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In contrast to the prescribed rituals of Islam, such as the daily prayers, the du˓a is generally a spontaneous, unstructured, conversation with God. There are, however, prescribed supplications or du˓a ma˒thur that are considered particularly propitious because of their scriptural origins.

Whereas form is essential for the performance of the prescribed rituals, consciousness is central to du˓a. And whereas every du˓a is a form of prayer, only a prayer performed conscientiously becomes a du˓a. The du˓a is the very essence of worship because it venerates God, celebrates His sublime attributes, and puts trust in Him. Specific requests, however, are frowned upon: A du˓a is considered most auspicious when framed broadly to seek protection from evil, solicit the good of this world, and salvation in the afterlife.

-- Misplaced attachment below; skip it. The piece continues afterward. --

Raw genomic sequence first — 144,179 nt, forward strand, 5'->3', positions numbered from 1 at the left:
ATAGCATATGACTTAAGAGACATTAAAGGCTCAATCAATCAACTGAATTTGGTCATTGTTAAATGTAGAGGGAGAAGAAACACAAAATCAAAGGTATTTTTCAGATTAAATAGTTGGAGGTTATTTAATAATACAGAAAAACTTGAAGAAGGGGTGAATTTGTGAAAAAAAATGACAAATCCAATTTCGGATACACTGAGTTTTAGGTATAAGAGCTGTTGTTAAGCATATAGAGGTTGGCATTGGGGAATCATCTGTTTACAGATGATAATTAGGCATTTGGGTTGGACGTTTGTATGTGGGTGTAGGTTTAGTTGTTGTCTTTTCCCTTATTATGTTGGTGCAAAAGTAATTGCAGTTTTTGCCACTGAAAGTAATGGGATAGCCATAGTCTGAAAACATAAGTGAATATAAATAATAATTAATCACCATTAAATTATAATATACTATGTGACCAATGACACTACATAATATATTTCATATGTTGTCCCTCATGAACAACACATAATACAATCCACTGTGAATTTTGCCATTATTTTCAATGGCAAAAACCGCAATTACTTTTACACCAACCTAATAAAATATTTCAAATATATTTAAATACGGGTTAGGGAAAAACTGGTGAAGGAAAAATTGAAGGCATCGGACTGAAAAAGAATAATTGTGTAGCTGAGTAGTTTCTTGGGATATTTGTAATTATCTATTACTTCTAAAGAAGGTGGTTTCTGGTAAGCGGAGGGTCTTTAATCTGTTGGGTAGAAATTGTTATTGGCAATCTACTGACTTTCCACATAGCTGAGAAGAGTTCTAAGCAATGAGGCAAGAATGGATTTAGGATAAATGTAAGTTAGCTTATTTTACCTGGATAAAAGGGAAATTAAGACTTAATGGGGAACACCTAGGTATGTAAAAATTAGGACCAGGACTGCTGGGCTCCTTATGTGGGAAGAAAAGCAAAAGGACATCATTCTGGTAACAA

For the believer, supplications are always answered, but not in the form of a wish list. Human beings, it is said, lack the capacity to distinguish good from evil, and often solicit, and are denied, that which is essentially harmful to them.

A du˓a also serves as an incantation to ward off evil, or secure grace. A traveler, for instance, is encouraged to read: "In God's name let its run be, and let its stopping be!"

See alsoDevotional Life ; ˓Ibadat .


Ghazali, Muhammad al-. Remembrance and Prayer: The Way of the Prophet Muhammad. Translated by Y. T. DeLorenzo. Beltsville, Md.: Amana Publications, 1996.

Nakamura, Kojiro. Invocations and Supplications: Book IX of the Revival of the Religious Sciences. Cambridge, U.K.: Islamic Texts Society, 1990.

Muneer Goolam Fareed